We’re in the business of helping manufacturers to improve their productivity - quickly, affordably, and reliably - writes Jeremy Harford, managing director, Mestec.
And what do we mean by ‘improving productivity’? Quite simply: doing more, with less. In short, input versus output.
Put like that, it’s not rocket science. But in our view, manufacturers often over-complicate their search for improved productivity, looking to such things as ERP systems for answers, instead of where the problem lies—on the factory floor.
Our belief is that by simply measuring input versus output—and doing so machine by machine, employee by employee, and batch by batch—manufacturers can gain those critical insights that will boost productivity.
(And by the way, I’m bound to say that if they do it using our rapidly-deployed factory-floor terminals, they will gain those insights cheaply and quickly as well.)
In short, they’ll know:
• Where their biggest wastes are
• What is the underlying causes of those wastes
• Why machine utilisation and people utilisation is so low
• How improvement activities should be prioritised
• Who is performing to standard and who isn’t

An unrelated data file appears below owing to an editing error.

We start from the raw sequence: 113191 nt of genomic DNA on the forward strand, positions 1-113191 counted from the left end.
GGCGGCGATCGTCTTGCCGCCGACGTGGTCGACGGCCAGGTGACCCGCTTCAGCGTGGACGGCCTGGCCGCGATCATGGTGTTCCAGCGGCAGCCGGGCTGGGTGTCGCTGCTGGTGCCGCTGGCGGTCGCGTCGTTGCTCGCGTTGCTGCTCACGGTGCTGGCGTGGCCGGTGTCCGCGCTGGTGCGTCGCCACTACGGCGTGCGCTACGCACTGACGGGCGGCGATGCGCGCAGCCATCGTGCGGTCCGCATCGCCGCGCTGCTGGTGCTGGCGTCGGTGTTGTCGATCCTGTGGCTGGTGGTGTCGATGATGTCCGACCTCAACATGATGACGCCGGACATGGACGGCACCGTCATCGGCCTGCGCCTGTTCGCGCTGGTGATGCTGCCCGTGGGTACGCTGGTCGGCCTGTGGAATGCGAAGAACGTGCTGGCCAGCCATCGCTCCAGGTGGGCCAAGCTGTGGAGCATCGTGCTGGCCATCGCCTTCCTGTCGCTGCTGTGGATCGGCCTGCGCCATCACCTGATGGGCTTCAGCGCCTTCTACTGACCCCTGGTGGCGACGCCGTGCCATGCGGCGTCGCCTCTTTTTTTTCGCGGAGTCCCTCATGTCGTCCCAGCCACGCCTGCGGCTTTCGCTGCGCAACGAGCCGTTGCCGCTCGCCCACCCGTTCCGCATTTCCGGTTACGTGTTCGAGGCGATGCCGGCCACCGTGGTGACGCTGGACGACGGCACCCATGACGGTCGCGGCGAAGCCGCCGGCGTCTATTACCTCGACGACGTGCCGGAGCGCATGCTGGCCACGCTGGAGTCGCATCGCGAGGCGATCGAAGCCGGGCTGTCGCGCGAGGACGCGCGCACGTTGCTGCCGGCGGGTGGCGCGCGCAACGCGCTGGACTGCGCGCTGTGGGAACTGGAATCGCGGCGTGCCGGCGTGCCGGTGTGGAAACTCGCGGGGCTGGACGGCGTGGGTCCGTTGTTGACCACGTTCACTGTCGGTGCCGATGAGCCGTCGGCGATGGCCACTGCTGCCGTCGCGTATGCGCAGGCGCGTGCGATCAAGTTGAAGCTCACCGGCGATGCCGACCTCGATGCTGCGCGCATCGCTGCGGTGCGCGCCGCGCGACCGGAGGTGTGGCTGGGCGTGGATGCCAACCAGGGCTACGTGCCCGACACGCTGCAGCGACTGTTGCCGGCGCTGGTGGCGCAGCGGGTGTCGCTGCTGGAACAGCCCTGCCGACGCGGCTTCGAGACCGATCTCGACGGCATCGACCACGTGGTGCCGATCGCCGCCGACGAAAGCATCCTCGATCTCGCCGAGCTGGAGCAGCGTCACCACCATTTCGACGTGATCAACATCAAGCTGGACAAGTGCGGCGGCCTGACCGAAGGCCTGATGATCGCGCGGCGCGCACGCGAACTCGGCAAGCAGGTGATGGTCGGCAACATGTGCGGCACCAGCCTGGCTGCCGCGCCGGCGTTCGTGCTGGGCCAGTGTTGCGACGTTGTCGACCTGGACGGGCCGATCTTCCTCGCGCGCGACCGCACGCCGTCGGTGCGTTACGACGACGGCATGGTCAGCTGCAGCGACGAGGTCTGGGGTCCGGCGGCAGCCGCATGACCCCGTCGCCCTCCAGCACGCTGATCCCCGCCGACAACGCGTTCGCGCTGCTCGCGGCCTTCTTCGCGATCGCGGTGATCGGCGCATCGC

The problem? Getting hard, actionable data on actual times and output rates—and then figuring out just what that data is telling you. So, based on our extensive history of helping customers improve their productivity, here are five things to focus on.
1) Analysis and corrective actions have to be immediate. If you find out what went wrong last week, it’s too late to do anything about it. Find out today, instead.
2) ERP systems make lousy factory-floor data collection tools. Paper and spreadsheets work fine but are burdensome —while factory floor terminals provide faster analyses. But any data is better than no data, and if you’re not collecting it, you can’t start.
3) We’re huge fans of lean. But you can’t prioritise every improvement action, all at once. Knowing what to prioritise is a huge plus. Spot the low-hanging fruit—and grab them first.
4) Accountants view improved productivity as a reduction in direct costs. They’re right, but also wrong. The real benefit of improved productivity is the new machines that you don’t have to buy, and the extra people that you don’t have to employ. At Mestec, we call it “unlocking the hidden factory”.
5) Why do output rates vary from person to person, shift to shift, and team to team? Find out with Overall Labour Effectiveness (OLE)—a measure that calculates for people what Overall Equipment Effectiveness calculates for production machinery.
Want to know more? Visit www.mestec.net